A simple test for Alzheimer’s disease that can accurately predict whether someone is going to develop this distressing condition could be seen as raising more problems than it is worth. Leaving aside its 90 per cent accuracy, which could lead to one in 10 people being given a “false positive” result, one may wonder what good could come from confirmation of a condition for which there is no cure.
Would anyone welcome being told that they are going to develop – and very likely die from – an incurable disorder that will eventually rob them of their memories, emotions and personality over a period of many years?
There is little doubt that Alzheimer’s disease, and dementia in general, is one of the most formidable health challenges facing Britain, and indeed the world, in the 21st century. Some 800,000 people in the United Kingdom already have some form of dementia, more than half of whom suffer from Alzheimer’s. With our increasing lifespans this figure is set to rise to more than a million within 10 years and by a further 1.7 million by mid-century. And all these people will need care for the rest of their lives – sometimes for several decades.
At present, it is only possible to diagnose Alzheimer’s and dementia when the symptoms become apparent, which is long after the machinery of the brain has already begun to malfunction at a biochemical level. However a simple blood test which provides an early warning two or three years in advance of its onset has now been achieved by scientists at Georgetown University in Washington. This is a considerable scientific breakthrough.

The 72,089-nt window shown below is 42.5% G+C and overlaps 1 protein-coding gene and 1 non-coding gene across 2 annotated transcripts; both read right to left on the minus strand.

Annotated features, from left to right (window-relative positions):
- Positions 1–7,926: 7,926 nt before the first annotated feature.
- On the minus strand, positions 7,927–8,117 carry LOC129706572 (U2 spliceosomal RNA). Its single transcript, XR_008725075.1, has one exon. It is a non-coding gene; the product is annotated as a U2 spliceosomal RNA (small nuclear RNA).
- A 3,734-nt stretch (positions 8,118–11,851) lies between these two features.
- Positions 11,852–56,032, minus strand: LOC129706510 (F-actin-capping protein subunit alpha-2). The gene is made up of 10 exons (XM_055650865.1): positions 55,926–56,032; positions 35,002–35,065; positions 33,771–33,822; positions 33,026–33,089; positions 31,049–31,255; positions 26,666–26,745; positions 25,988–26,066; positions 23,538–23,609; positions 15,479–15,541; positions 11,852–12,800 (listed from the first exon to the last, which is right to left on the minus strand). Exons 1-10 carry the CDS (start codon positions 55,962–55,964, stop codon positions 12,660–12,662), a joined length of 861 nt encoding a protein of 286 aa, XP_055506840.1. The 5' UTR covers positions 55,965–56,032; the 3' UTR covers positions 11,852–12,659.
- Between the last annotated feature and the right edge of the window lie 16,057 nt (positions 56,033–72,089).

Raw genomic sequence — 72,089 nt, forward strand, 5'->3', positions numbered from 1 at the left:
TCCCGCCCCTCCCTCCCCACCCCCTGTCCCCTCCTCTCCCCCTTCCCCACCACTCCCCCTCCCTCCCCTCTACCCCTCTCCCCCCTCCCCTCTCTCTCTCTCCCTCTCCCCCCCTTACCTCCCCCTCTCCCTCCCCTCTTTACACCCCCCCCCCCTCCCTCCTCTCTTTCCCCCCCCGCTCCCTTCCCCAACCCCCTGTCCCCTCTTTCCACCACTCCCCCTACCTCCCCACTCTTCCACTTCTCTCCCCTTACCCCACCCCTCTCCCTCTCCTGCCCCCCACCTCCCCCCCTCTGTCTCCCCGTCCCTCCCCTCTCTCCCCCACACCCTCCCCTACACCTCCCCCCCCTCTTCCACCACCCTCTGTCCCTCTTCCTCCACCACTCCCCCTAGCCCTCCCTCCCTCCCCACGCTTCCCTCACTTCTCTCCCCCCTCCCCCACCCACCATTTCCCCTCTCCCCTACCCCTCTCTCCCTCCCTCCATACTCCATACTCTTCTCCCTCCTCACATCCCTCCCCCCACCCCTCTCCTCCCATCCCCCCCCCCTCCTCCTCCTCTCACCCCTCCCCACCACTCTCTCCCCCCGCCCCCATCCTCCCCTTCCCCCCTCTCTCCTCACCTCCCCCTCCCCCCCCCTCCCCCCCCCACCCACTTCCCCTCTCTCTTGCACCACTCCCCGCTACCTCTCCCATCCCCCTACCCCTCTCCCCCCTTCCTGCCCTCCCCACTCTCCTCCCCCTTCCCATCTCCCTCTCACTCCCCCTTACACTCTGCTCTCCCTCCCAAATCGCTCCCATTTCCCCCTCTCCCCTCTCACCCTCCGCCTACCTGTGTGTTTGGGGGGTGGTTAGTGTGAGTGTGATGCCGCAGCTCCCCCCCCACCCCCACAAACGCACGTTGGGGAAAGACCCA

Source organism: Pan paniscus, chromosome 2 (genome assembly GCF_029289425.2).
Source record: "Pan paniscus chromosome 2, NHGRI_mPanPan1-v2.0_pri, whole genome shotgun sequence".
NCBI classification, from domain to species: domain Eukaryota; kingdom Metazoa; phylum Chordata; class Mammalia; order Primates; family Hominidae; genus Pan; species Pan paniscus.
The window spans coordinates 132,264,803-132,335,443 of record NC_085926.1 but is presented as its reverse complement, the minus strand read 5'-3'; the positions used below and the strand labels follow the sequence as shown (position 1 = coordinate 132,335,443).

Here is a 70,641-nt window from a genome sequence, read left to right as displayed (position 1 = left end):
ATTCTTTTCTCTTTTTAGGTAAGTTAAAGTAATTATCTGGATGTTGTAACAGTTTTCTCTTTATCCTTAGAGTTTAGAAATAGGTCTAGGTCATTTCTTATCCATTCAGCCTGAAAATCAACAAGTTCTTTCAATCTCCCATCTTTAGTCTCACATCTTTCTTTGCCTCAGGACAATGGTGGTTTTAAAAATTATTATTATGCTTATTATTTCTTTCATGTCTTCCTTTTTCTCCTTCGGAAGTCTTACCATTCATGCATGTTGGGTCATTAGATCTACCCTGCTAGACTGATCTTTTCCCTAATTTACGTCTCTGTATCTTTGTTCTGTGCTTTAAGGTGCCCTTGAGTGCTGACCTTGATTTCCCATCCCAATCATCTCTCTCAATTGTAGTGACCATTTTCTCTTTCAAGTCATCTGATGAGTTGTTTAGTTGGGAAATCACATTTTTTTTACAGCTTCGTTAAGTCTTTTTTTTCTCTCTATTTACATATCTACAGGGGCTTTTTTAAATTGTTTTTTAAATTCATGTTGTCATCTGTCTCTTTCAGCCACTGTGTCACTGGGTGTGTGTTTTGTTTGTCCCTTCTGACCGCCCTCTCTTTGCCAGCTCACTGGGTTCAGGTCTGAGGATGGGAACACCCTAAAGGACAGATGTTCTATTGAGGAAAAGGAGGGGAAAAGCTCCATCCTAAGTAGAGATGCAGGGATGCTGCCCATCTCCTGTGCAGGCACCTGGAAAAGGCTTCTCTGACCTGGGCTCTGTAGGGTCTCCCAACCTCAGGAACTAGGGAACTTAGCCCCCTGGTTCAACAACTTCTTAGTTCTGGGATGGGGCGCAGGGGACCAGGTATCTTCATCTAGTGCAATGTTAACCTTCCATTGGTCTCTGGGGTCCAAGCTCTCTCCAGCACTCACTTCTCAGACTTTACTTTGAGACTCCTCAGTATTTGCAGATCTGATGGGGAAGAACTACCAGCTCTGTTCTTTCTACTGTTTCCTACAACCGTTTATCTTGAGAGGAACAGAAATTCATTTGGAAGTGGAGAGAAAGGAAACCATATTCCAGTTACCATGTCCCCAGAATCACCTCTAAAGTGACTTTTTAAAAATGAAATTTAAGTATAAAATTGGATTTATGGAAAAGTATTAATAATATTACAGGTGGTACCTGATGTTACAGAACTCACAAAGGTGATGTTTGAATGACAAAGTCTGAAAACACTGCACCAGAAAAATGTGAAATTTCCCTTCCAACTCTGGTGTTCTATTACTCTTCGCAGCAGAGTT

It will still take some years before this test can be developed into a commercial form that is properly validated for false negative and false positive accuracy. Even so, some medical ethicists may wonder what good such a test will do given that there is no current effective treatment for Alzheimer’s.
This is not the first time that medical science has been here. A blood test for HIV was available long before there was an effective treatment for Aids in the form of anti-retroviral drugs. As soon as it became obvious that Aids was not an inevitable death sentence, the HIV test was touted as a vital weapon against the disease because it identified those who needed therapy.
This blood test for Alzheimer’s therefore should not be seen simply as a way of signalling the thumbs-up or thumbs-down for a possible death sentence. It should be welcomed rather as a means of better understanding this complicated brain disease by giving scientists early warning of who is going to develop the condition.
One in three of us will suffer dementia at some time over the age of 65. Being able to identify, at an early stage, which of us will go down this path could rapidly accelerate the rate of scientific discovery, leading to more effective therapies, whether they are based on drugs or some kind of early cognitive intervention to delay the onset of the decline.
So we should not be afraid of this test for Alzheimer’s. We should welcome it.